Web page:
I’ve been slowly working my way through a fairly comprehensive book all about Valle Crucis which Roger the custodian lent me. The Cistercian’s relationship with ornamentation really intrigues me and having dipped into the architecture chapter I’ve now really begun to notice the strange extent of simplicity and decorative stonework around the site.
A few nice quotes from the book, Valle Crucis Abbey, by G. Vernon Price, providing food for thought this week:
“The 1134 statutes also relate to sculpture and painting in the following terms, “That there may not be any sculpture nor picture in our churches nor in any parts of a monastery, we hereby issue interdict: for so long as attention is given to such things, the good utility of meditation, or the religious discipline of gravity, is often neglected; we have however some painted crosses which are of wood.”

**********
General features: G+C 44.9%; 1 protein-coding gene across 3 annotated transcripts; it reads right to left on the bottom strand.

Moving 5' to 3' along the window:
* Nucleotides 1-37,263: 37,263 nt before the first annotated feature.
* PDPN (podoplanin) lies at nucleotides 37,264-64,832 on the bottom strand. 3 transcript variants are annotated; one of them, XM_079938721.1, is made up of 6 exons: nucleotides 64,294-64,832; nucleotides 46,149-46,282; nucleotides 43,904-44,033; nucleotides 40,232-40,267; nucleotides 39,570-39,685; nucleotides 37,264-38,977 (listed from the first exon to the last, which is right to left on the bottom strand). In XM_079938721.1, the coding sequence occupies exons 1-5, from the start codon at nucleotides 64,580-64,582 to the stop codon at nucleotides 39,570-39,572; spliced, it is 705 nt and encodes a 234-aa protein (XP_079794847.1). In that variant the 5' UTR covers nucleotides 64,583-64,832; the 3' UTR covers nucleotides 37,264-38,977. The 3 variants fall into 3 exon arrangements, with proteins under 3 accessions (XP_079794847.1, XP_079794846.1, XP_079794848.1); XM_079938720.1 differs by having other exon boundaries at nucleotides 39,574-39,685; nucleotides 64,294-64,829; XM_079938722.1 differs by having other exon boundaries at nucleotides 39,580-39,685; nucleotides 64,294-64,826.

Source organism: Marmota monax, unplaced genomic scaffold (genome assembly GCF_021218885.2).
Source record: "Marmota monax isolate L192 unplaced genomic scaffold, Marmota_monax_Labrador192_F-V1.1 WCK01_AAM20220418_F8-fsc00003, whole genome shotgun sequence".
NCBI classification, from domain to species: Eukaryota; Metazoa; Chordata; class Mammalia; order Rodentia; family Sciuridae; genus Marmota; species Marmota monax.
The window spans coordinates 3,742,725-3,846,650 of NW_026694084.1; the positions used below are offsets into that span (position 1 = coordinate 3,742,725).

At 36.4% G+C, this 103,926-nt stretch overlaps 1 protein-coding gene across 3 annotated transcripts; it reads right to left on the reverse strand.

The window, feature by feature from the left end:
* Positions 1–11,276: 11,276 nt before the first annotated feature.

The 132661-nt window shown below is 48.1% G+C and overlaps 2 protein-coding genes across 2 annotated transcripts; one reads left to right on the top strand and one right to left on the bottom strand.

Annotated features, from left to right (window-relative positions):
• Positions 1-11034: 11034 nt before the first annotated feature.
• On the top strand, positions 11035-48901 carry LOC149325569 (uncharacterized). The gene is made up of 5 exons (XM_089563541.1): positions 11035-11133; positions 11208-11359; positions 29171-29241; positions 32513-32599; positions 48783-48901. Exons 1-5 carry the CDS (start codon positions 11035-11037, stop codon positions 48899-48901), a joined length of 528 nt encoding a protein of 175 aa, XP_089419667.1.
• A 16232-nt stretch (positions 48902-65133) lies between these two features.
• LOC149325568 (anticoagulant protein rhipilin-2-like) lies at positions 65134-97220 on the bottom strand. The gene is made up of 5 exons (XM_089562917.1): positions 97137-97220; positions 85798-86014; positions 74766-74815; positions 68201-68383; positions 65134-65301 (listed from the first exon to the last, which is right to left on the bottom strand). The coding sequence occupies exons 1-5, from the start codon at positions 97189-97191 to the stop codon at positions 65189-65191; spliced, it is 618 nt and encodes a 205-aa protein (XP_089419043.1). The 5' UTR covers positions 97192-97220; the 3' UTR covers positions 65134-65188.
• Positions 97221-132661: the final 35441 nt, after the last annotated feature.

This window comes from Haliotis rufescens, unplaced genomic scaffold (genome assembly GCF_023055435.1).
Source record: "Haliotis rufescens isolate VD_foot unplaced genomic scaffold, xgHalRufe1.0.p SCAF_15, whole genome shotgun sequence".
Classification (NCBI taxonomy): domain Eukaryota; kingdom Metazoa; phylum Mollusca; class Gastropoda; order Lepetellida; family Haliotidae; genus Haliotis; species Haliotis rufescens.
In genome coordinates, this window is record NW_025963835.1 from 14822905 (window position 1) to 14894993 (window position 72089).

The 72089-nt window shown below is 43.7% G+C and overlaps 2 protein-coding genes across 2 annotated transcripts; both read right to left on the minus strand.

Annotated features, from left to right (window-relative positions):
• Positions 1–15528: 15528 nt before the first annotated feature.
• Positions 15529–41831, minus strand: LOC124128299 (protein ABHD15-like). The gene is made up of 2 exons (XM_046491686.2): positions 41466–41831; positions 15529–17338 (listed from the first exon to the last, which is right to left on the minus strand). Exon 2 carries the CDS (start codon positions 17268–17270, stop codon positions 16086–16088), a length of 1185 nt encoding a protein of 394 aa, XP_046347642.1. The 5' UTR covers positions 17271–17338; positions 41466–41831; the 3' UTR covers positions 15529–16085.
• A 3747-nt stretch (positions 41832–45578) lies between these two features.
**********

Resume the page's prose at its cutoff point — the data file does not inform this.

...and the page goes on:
“Notable superfluities and curiosities in sculptures, pictures, edifices, pavements and other such objects, which deformed the ancient honesty of the Order, and are incongruous with our poverty, we hereby order shall not exist in abbey, granges or store rooms, nor shall any picture save an Image of the Saviour (which are attached on a board to the alters, and are only painted in one colour).”
Of course, then there is “ample evidence to show that they [architects and builders] attempted to produce imposing and magnificent edifices, venturing to disregard the original spirit of the Order as far as they possibly could.”
“It has been recognised that this disregard of rules has resulted in a peculiar sense of architectural insincerity, combining a style of ostentatious display and strained Puritanism.”